The police added that the past three days had left 111 officers and five police dogs injured. Injuries ranged from fractured bones and serious head wounds to cuts and sprains.
On Tuesday, the first of several images of those suspected in the attacks were posted on the Met Police website.
"Today we are releasing the first of many, many images of people we will be speaking to in connection with the scenes of violence," Police Cmdr. Simon Foy said on the website. "We will not tolerate the violence that has been seen in parts of London."
The wave of rioting now entering its fourth day was sparked by the shooting death of 29-year-old Mark Duggan in the Tottenham section of North London last Thursday. Police have said the man shot at them first. Angry protesters demonstrated against the fatal shooting in the multi-ethnic neighborhood Saturday, and the march soon degenerated into chaos.
Sections of London Descend Into Chaos
Since the rioting began in London, buildings, vehicles and garbage dumps have been set ablaze, with many sections of London descending into chaos -- an unsettling sight less than a year before the 2012 Olympics take over the capital. Two hundred Olympic officials were to arrive in London Tuesday for a planned review of 2012 Games preparations.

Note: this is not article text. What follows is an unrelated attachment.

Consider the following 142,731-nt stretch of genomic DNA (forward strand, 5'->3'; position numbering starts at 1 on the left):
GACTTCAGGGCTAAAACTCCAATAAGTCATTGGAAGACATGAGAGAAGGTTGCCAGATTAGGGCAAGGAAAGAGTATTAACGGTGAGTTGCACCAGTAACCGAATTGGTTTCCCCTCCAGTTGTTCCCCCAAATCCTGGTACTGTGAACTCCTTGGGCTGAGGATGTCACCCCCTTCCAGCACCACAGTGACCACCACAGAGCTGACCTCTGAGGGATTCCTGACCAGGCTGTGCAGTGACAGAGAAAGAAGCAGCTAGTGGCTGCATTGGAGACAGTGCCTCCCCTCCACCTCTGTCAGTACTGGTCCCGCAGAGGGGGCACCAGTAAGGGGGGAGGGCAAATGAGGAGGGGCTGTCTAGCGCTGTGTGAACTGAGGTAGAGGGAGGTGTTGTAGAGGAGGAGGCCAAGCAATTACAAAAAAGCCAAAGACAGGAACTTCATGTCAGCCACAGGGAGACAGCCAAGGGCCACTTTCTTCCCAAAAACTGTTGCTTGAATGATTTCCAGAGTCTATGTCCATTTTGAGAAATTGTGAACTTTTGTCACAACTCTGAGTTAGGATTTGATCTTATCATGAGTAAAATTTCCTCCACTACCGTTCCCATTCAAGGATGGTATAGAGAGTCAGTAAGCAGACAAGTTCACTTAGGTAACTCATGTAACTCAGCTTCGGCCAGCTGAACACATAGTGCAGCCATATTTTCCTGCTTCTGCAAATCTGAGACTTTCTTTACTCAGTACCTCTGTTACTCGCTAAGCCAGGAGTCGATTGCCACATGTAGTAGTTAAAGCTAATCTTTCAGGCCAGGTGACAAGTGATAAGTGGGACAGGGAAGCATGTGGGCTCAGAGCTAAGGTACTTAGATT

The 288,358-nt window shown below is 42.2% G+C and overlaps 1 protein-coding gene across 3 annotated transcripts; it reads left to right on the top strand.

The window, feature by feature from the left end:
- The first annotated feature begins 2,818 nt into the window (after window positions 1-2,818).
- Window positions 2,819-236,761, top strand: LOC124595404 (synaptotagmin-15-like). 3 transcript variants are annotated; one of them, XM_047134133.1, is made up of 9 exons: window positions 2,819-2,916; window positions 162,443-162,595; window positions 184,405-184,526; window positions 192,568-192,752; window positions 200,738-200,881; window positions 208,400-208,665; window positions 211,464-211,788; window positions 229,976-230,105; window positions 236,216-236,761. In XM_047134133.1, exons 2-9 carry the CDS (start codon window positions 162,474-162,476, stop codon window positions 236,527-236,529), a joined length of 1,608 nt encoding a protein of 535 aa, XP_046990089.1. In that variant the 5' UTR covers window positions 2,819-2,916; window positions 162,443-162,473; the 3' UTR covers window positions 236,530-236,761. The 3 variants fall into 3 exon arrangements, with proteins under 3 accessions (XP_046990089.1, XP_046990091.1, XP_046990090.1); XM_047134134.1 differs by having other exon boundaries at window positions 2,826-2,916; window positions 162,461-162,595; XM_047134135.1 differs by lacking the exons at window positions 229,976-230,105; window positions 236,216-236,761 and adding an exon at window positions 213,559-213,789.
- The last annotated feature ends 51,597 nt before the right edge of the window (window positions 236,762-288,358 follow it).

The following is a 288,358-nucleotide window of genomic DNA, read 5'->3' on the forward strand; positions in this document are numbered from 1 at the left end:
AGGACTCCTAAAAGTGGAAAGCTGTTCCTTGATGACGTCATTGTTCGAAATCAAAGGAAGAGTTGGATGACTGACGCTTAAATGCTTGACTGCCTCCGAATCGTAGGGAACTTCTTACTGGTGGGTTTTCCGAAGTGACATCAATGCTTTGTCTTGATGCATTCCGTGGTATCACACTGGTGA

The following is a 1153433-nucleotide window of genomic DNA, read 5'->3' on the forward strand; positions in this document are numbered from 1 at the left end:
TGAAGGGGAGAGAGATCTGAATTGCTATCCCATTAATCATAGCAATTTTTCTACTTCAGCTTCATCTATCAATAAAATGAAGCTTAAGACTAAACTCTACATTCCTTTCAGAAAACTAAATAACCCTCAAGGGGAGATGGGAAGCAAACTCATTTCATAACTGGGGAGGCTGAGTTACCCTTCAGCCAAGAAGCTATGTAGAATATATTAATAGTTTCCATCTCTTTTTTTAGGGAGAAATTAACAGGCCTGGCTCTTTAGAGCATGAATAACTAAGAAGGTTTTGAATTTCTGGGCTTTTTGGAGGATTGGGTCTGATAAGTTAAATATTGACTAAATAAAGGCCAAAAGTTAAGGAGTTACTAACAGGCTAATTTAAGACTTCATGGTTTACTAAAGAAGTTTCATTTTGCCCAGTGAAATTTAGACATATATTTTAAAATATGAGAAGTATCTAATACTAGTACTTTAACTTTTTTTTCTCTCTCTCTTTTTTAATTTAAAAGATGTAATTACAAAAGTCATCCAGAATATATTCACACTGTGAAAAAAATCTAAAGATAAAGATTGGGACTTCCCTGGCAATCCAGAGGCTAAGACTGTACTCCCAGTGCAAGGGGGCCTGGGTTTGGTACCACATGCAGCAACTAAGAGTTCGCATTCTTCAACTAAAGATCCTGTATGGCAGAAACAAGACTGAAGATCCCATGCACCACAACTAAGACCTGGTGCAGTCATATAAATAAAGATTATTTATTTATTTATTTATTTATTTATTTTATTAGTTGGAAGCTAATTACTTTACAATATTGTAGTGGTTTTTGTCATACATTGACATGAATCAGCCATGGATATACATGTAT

Britain's Prime Minister David Cameron cut his summer vacation in Italy short to chair a meeting of the government's emergency committee early Tuesday. Parliament will sit for a day on Thursday to debate the problem.
Speaking from 10 Downing Street Tuesday morning, Cameron told reporters that he would meet with the Metropolitan Police commissioner and the home secretary to discuss the crisis. After commending the police for their response so far, he said that there would be 16,000 police on the streets of London tonight.